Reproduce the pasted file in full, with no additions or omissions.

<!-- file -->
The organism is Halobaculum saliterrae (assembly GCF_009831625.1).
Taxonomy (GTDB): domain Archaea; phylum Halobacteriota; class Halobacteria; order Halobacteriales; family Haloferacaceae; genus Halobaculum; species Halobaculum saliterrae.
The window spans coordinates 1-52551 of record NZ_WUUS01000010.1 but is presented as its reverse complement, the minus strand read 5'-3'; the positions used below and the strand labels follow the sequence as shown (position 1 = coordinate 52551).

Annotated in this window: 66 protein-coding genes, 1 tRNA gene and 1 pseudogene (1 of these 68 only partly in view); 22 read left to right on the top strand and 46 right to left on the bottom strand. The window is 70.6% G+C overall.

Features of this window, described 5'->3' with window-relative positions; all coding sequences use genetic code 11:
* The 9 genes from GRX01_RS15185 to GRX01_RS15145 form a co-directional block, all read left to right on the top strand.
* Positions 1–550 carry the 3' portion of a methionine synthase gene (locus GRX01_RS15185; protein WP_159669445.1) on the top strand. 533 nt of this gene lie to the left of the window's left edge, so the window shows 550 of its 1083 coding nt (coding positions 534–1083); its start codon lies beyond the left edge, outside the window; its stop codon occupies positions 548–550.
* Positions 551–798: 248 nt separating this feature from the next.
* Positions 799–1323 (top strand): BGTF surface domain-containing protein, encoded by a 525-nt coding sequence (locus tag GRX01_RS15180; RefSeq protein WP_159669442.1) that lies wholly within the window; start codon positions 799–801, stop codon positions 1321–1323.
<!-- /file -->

The organism is Halobaculum saliterrae (assembly GCF_009831625.1).
Taxonomy (GTDB): domain Archaea; phylum Halobacteriota; class Halobacteria; order Halobacteriales; family Haloferacaceae; genus Halobaculum; species Halobaculum saliterrae.
The window spans coordinates 1-52551 of record NZ_WUUS01000010.1 but is presented as its reverse complement, the minus strand read 5'-3'; the positions used below and the strand labels follow the sequence as shown (position 1 = coordinate 52551).

Annotated in this window: 66 protein-coding genes, 1 tRNA gene and 1 pseudogene (1 of these 68 only partly in view); 22 read left to right on the top strand and 46 right to left on the bottom strand. The window is 70.6% G+C overall.

Features of this window, described 5'->3' with window-relative positions; all coding sequences use genetic code 11:
* The 9 genes from GRX01_RS15185 to GRX01_RS15145 form a co-directional block, all read left to right on the top strand.
* Positions 1–550 carry the 3' portion of a methionine synthase gene (locus GRX01_RS15185; protein WP_159669445.1) on the top strand. 533 nt of this gene lie to the left of the window's left edge, so the window shows 550 of its 1083 coding nt (coding positions 534–1083); its start codon lies beyond the left edge, outside the window; its stop codon occupies positions 548–550.
* Positions 551–798: 248 nt separating this feature from the next.
* Positions 799–1323 (top strand): BGTF surface domain-containing protein, encoded by a 525-nt coding sequence (locus tag GRX01_RS15180; RefSeq protein WP_159669442.1) that lies wholly within the window; start codon positions 799–801, stop codon positions 1321–1323.